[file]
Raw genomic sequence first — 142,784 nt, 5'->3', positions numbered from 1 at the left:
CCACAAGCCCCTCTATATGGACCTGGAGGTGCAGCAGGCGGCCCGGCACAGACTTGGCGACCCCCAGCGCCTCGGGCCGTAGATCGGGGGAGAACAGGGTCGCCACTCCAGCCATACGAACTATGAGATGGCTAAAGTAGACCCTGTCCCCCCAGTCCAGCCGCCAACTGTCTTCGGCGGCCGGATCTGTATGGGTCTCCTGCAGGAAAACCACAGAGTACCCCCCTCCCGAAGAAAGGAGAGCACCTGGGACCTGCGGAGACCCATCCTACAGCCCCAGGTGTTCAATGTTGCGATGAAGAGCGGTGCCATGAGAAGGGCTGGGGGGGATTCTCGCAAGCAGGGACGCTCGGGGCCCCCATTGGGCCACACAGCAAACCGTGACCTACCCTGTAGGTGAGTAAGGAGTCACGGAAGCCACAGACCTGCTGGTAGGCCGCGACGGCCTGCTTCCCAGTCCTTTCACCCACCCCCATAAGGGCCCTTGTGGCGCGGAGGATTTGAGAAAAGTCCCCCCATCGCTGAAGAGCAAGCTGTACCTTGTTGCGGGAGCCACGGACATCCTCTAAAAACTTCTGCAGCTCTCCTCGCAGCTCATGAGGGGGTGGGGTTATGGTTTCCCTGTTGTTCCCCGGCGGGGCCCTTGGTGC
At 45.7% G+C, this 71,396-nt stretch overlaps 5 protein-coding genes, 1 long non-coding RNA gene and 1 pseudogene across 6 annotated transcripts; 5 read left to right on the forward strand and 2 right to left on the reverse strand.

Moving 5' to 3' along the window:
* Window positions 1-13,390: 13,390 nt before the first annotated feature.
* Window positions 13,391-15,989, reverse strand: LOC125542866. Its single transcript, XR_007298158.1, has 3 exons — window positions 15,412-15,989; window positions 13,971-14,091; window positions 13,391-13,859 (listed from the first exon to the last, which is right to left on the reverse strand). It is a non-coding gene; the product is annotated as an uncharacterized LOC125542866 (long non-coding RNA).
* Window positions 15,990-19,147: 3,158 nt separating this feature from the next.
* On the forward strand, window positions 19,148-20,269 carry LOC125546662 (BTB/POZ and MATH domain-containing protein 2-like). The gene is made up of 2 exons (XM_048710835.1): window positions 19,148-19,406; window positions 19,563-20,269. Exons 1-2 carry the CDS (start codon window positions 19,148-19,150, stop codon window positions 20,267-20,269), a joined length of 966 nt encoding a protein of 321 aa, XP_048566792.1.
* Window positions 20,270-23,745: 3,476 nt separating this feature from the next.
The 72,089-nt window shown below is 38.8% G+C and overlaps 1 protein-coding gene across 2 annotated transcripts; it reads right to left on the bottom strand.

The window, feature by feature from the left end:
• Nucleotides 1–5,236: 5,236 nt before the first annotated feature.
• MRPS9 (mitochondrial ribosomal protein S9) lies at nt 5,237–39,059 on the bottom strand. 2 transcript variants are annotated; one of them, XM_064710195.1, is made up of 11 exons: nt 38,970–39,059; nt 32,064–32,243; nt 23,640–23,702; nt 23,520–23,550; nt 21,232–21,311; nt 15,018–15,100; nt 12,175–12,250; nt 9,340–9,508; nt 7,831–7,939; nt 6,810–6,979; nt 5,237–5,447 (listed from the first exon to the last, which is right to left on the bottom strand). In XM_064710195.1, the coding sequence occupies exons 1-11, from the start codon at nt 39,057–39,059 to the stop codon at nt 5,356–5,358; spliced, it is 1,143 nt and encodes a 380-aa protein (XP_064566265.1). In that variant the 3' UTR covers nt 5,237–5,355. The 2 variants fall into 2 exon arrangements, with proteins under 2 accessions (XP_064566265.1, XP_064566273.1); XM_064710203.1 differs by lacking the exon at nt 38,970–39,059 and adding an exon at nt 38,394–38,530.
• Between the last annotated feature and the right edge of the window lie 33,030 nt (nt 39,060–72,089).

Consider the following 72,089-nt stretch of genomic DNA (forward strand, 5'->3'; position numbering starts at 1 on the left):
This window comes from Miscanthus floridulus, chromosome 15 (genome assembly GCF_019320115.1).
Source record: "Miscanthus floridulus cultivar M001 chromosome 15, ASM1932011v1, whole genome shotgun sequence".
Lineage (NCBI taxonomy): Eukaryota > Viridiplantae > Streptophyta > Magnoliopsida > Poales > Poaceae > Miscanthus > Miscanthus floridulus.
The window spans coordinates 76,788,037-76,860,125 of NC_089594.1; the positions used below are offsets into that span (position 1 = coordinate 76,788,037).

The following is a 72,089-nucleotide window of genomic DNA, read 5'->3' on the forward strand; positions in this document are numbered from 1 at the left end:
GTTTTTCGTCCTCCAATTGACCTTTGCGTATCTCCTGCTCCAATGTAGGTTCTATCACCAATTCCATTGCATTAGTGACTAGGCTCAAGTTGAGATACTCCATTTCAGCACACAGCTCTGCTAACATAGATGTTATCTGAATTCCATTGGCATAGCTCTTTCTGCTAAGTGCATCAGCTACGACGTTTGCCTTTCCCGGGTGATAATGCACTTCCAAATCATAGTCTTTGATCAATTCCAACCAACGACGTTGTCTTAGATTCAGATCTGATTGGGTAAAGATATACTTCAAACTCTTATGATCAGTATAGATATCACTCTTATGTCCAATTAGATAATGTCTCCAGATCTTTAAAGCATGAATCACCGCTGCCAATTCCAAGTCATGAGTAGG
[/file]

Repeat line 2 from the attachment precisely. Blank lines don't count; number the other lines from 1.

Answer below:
CCACAAGCCCCTCTATATGGACCTGGAGGTGCAGCAGGCGGCCCGGCACAGACTTGGCGACCCCCAGCGCCTCGGGCCGTAGATCGGGGGAGAACAGGGTCGCCACTCCAGCCATACGAACTATGAGATGGCTAAAGTAGACCCTGTCCCCCCAGTCCAGCCGCCAACTGTCTTCGGCGGCCGGATCTGTATGGGTCTCCTGCAGGAAAACCACAGAGTACCCCCCTCCCGAAGAAAGGAGAGCACCTGGGACCTGCGGAGACCCATCCTACAGCCCCAGGTGTTCAATGTTGCGATGAAGAGCGGTGCCATGAGAAGGGCTGGGGGGGATTCTCGCAAGCAGGGACGCTCGGGGCCCCCATTGGGCCACACAGCAAACCGTGACCTACCCTGTAGGTGAGTAAGGAGTCACGGAAGCCACAGACCTGCTGGTAGGCCGCGACGGCCTGCTTCCCAGTCCTTTCACCCACCCCCATAAGGGCCCTTGTGGCGCGGAGGATTTGAGAAAAGTCCCCCCATCGCTGAAGAGCAAGCTGTACCTTGTTGCGGGAGCCACGGACATCCTCTAAAAACTTCTGCAGCTCTCCTCGCAGCTCATGAGGGGGTGGGGTTATGGTTTCCCTGTTGTTCCCCGGCGGGGCCCTTGGTGC